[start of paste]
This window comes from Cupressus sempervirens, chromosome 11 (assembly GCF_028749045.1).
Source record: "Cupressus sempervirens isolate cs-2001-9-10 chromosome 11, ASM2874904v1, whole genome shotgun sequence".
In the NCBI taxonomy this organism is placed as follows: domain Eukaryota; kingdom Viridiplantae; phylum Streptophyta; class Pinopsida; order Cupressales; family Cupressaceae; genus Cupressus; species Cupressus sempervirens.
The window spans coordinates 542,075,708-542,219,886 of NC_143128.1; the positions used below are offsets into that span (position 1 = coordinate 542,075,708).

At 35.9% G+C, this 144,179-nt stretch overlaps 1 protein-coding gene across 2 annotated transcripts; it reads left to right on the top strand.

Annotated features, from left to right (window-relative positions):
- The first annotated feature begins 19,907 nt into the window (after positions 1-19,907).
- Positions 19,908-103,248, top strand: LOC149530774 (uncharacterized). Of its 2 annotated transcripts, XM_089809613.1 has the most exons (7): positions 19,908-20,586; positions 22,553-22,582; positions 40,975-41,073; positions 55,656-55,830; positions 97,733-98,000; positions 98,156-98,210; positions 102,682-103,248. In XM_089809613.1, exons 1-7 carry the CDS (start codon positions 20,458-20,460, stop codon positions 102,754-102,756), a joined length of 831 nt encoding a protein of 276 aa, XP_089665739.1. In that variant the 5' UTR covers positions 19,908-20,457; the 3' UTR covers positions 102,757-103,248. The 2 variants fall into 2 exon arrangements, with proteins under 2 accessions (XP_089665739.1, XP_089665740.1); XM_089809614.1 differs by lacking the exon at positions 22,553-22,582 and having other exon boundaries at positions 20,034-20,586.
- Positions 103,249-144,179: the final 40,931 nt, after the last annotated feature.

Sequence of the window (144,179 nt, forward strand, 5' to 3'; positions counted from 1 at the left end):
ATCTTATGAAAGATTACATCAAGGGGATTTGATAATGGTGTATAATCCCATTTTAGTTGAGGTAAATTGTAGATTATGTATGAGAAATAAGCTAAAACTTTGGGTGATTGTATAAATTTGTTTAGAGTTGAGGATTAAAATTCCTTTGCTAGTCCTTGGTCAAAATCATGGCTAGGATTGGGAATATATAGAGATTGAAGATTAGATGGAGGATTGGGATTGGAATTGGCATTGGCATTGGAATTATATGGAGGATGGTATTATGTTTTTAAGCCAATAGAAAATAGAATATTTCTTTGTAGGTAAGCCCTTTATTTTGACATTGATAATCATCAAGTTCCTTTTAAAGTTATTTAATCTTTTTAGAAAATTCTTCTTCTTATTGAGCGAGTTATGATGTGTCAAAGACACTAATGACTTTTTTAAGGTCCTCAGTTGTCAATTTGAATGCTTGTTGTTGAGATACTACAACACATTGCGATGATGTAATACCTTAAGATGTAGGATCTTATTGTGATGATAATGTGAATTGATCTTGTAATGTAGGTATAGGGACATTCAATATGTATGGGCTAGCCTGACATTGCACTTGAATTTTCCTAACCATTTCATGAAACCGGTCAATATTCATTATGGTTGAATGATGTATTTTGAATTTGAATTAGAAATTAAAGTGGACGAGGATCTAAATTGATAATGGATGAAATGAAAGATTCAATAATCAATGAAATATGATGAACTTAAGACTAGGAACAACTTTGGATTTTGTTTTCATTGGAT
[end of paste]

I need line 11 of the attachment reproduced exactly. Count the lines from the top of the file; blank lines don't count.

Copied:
ATCTTATGAAAGATTACATCAAGGGGATTTGATAATGGTGTATAATCCCATTTTAGTTGAGGTAAATTGTAGATTATGTATGAGAAATAAGCTAAAACTTTGGGTGATTGTATAAATTTGTTTAGAGTTGAGGATTAAAATTCCTTTGCTAGTCCTTGGTCAAAATCATGGCTAGGATTGGGAATATATAGAGATTGAAGATTAGATGGAGGATTGGGATTGGAATTGGCATTGGCATTGGAATTATATGGAGGATGGTATTATGTTTTTAAGCCAATAGAAAATAGAATATTTCTTTGTAGGTAAGCCCTTTATTTTGACATTGATAATCATCAAGTTCCTTTTAAAGTTATTTAATCTTTTTAGAAAATTCTTCTTCTTATTGAGCGAGTTATGATGTGTCAAAGACACTAATGACTTTTTTAAGGTCCTCAGTTGTCAATTTGAATGCTTGTTGTTGAGATACTACAACACATTGCGATGATGTAATACCTTAAGATGTAGGATCTTATTGTGATGATAATGTGAATTGATCTTGTAATGTAGGTATAGGGACATTCAATATGTATGGGCTAGCCTGACATTGCACTTGAATTTTCCTAACCATTTCATGAAACCGGTCAATATTCATTATGGTTGAATGATGTATTTTGAATTTGAATTAGAAATTAAAGTGGACGAGGATCTAAATTGATAATGGATGAAATGAAAGATTCAATAATCAATGAAATATGATGAACTTAAGACTAGGAACAACTTTGGATTTTGTTTTCATTGGAT